Ohio appeals court sides with business owners, rebukes state workers comp bureau on rate-settingReprints
A state appeals court has sided with a group of small-business owners and sharply rebuked the Ohio Bureau of Workers' Compensation for the unfair way it set its rates for more than a decade.
The unanimous, three-judge panel largely affirmed a 2012 class action decision of Cuyahoga County Common Pleas Judge Richard McMonagle that 270,000 Ohio employers are entitled to refunds of hundreds of millions of dollars in premium overpayments from the BWC.
The trial judge awarded the class $859 million in damages. The judges returned the case to the district court for a recalculation of some of the damages owed to certain members of the plaintiff class.
Stuart Garson, an attorney for the class, said he was satisfied with the ruling and that the recalculation should be modest.
“It looks like we won big,” he said in a message left on voice mail. “The opinion just excoriates the bureau and the third-party administrators” who sponsored the group plans that gave some employers lower rates at the expense of other employers.
The BWC took some solace in the appeals court decision to return the case to the trial judge to recalculate the financial award. The recalculation will take into account the benefit some of the plaintiffs may have received in years before they were excluded from lower-cost group rating plans.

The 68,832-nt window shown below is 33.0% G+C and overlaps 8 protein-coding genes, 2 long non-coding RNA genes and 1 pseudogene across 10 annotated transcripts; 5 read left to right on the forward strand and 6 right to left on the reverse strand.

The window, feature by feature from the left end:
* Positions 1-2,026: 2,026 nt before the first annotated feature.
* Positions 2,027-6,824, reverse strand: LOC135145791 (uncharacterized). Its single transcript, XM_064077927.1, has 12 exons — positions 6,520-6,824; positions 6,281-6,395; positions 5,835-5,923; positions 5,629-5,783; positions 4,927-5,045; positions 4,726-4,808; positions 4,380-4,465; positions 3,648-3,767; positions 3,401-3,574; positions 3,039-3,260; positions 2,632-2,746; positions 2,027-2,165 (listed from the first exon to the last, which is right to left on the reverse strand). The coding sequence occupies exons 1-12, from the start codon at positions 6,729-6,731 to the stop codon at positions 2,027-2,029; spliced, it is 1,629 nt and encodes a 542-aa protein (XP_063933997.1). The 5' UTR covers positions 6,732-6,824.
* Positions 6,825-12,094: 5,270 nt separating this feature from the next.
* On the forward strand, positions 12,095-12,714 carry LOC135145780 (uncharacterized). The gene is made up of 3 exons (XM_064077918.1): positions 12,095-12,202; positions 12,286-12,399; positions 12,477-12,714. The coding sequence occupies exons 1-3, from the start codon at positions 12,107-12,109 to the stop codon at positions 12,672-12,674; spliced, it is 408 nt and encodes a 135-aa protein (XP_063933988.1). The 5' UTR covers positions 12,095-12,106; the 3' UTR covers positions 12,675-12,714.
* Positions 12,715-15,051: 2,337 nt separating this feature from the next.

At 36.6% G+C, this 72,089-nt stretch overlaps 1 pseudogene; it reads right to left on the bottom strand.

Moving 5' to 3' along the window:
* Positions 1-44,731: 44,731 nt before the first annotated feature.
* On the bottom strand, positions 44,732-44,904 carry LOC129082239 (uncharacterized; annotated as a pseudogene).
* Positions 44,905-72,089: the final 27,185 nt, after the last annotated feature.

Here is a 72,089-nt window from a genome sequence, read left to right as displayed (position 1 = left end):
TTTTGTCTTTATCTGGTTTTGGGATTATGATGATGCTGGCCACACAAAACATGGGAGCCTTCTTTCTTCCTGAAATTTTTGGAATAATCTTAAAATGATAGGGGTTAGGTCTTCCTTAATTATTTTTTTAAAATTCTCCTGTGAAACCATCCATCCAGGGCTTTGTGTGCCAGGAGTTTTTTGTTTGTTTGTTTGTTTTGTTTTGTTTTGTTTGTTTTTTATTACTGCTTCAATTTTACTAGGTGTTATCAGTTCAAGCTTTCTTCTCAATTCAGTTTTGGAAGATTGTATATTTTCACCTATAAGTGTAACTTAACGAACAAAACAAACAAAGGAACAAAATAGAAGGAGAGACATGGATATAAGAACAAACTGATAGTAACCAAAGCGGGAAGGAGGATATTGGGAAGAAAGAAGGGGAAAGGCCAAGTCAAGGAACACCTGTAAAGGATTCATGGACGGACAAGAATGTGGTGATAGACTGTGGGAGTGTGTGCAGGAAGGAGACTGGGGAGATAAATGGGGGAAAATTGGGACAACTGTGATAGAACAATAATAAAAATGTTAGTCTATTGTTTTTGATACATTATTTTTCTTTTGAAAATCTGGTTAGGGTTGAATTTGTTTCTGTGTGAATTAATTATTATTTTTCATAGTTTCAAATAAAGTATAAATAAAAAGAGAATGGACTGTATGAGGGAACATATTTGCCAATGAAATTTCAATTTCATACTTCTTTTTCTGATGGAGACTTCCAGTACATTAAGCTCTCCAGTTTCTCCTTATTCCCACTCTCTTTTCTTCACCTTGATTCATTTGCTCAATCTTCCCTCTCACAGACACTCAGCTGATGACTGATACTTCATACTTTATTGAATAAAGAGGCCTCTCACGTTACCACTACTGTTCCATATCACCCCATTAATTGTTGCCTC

“While we're pleased the court recognized that many of the businesses in the suit benefitted from the group rating program, we are, of course, disappointed with the decision and are considering our options,” BWC spokeswoman Melissa Vince wrote in an emailed statement.
In the appeals court decision, Judge Kenneth Rocco wrote, “Reduced to its irreducible essence, this appeal is about a cabal of Ohio Bureau of Workers' Compensation bureaucrats and lobbyists for group sponsors who rigged workers' compensation insurance premium rates so that for employers who participated in the BWC's group rating plan, it was 'heads we win,' and for employers who did not participate in the group rating plan, it was 'tails you lose.' For more than 15 years, the BWC allowed nongroup-rated employers to subsidize excessive, undeserved premium discounts to group-rated employers who were handpicked by group sponsors to participate in the BWC's group rating plan.”
The plaintiffs had argued that unreasonably steep discounts, as much as 90%, were offered to employers who annually could join groups administered by third parties — usually because they had no recent claims — at the expense of employers who did not qualify for group membership — usually employers with at least one claim. An employer in a group that incurred even a single claim would be excluded from the group the next year and would see its workers' comp insurance rise substantially.
Since the original filing of this lawsuit in 2007, the BWC has revised its policies and reduced the group discounts.
Judge Rocco wrote that the bureau violated a key principle of workers' compensation insurance — that every employer be charged a reasonable rate based on its own risk.
“The record reflects that for more than fifteen years, the BWC ignored the criticisms and recommendations of its actuarial consultants and maintained an unlawful and inequitable rating system under which it knowingly overcharged nongroup-rated employers workers' compensation insurance premiums in order to subsidize massive, undeserved premium discounts for group-rated employers,” he wrote.
Jay Miller writes for Crain's Cleveland Business, a sister publication of Business Insurance.